Sunshine Coast governments are working together on a plan to build a new pool in Sechelt and a rink in Gibsons.
On Jan. 22, the Sunshine Coast Regional District board will start to hash out the details of the recreation project, roughly estimated to cost $14 million. If all goes smoothly, the project could go to referendum in the fall of 2004 and the new facilities might open in 2006.
But recreation referendums on the Sunshine Coast rarely go smoothly. Since 1998, three such referendums have failed amid bitter controversies over where the new recreation facilities should be built and who should pay for them.
Ed Steeves, chair of the SCRD board, thinks this Coast-wide funding initiative may succeed where others have failed.
"We have a very good chance this time," said Steeves in an interview Jan. 15. "Separately each municipality has gone to referendum and lost We think this is a good plan because it promotes an even taxation structure."
The tax burden would be shared by the entire Sunshine Coast except for Pender Harbour, said Steeves. Pender Harbour is not willing to participate because the long distance to Sechelt and Gibsons means few Pender residents would use the new facilities, said Steeves. Instead Pender will continue to fund its own swimming pool.
The SCRD is considering several different forms of taxation, and different parts of the Coast may choose different tax schemes."We can go by population or we can go by assessment," said Steeves. "We're trying to get all areas of the Coast paying the same money."
Fair taxation was a big issue in previous recreation referendums, creating regional vote splits. In 1998, a referendum to build a pool and arena with Coast-wide funding barely passed despite a massive "no" vote in Pender Harbour, then was overturned by a court challenge. In 2001, a south Coast referendum for an ice arena was defeated by a big "no" vote in Roberts Creek, and in 2002, a north Coast referendum for a pool won big support in Sechelt but was defeated by a handful of votes in Halfmoon Bay.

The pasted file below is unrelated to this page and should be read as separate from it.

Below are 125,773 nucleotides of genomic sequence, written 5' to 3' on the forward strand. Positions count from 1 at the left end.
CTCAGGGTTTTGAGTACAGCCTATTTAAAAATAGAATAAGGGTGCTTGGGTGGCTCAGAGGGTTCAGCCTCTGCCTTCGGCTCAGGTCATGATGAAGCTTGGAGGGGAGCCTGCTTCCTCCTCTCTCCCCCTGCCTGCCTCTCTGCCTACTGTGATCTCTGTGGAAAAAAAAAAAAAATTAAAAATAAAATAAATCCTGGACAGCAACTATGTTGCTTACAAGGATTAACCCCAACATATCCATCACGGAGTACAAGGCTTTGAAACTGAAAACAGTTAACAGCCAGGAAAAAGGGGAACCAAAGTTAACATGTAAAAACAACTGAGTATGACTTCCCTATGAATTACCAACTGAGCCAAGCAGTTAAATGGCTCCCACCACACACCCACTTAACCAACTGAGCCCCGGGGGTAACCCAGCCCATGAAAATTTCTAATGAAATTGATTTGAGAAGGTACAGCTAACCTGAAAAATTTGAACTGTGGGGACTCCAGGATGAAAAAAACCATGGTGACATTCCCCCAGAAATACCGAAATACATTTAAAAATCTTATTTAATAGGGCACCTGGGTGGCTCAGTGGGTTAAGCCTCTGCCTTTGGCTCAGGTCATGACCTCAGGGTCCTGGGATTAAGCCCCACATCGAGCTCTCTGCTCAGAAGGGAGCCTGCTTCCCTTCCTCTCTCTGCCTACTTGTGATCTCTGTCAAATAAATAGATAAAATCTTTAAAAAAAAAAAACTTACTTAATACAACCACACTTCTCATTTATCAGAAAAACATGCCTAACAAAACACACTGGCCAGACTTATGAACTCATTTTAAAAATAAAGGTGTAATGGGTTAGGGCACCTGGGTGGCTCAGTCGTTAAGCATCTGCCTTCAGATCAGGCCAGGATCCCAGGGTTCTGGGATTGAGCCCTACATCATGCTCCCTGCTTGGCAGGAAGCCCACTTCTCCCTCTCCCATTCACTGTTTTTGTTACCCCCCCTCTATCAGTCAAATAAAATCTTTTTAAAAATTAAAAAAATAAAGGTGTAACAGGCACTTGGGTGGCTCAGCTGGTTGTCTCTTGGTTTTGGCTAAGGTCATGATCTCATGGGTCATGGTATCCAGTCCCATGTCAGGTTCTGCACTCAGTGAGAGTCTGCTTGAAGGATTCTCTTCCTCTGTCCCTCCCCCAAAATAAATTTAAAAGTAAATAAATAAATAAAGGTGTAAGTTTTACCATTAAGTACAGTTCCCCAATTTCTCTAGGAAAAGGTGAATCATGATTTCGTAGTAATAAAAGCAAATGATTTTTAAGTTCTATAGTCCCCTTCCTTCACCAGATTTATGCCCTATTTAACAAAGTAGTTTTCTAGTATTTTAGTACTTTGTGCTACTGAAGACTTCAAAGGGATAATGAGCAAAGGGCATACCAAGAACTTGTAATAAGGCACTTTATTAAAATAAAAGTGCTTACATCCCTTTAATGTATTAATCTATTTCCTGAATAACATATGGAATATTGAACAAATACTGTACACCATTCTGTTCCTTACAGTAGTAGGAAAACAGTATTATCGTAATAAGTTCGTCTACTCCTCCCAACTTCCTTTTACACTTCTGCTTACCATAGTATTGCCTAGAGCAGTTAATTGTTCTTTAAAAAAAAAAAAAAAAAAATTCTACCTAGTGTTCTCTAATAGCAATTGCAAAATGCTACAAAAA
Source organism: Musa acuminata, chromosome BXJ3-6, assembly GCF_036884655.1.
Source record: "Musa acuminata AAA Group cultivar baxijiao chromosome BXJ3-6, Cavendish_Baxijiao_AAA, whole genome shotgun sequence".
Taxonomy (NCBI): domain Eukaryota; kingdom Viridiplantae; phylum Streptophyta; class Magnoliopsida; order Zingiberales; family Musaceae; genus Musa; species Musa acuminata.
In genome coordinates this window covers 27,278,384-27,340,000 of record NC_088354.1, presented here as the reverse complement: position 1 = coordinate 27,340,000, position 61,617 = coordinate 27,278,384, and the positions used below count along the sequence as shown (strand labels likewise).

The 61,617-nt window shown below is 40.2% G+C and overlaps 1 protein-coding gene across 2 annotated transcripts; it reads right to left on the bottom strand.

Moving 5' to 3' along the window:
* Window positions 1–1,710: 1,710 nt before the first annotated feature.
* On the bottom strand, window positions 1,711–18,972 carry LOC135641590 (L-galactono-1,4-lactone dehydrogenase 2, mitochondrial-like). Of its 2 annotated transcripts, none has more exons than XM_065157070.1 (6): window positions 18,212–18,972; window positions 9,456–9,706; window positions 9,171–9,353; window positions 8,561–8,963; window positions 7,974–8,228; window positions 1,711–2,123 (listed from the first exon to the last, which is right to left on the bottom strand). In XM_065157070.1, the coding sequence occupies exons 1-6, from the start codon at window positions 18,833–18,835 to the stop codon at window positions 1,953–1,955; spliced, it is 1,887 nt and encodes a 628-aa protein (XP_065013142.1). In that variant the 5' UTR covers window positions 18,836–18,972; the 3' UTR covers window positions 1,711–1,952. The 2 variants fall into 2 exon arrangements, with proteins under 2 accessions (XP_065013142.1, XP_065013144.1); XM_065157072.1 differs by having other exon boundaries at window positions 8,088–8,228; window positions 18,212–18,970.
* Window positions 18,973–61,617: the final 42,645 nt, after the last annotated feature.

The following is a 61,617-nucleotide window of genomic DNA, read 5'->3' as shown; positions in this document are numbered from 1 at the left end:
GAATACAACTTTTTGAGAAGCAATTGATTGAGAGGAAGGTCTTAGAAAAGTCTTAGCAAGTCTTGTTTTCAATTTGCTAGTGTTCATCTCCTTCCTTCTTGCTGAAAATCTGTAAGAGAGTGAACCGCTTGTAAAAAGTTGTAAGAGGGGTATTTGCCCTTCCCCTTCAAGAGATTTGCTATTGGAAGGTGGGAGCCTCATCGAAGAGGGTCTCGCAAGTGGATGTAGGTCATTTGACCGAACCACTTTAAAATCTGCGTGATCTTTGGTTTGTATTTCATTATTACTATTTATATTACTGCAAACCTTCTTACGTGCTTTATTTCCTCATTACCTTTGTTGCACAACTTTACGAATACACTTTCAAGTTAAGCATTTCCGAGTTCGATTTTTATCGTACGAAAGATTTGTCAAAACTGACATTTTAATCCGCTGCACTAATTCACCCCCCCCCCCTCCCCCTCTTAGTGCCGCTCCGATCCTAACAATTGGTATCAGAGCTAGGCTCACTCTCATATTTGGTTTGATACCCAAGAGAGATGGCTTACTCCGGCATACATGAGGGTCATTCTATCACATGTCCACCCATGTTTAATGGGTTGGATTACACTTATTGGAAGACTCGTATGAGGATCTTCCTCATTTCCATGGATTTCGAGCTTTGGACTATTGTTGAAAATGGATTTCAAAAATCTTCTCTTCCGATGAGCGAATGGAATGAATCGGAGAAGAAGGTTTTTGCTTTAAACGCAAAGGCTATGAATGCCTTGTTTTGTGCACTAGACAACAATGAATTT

The new plan calls for renovating the Sunshine Coast Arena in Sechelt and the Gibsons pool, as well as building a new Sechelt pool and Gibsons arena. All four facilities would then be operated in coordination.
Steeves hopes to reduce the local tax bill by winning federal grants for the project. The SCRD will apply for $3.5 million from the Olympic Legacy Fund, which would pay half the cost of an Olympic-sized rink in Gibsons. For the pool, the SCRD will apply for a federal infrastructure grant which might provide $2 million. Many details of the project remain to be decided, including the critical question of location. Presently plans call for the pool to be built on Block 7 next to the Sechelt library and the rink on Town of Gibsons property on Shaw Road. But there are groups lobbying for other locations as well. New cost estimates will be needed, since the estimates done for previous referendums are now out of date. And all local governments, the SCRD, Gibsons, Sechelt and the Sechelt Indian Band, will have to put aside historical differences and agree on the details of the plan.
That is a tall order, but Steeves believes it's achievable.
"Everybody seems very much willing to participate in Coast-wide cooperation and Coast-wide funding," he said.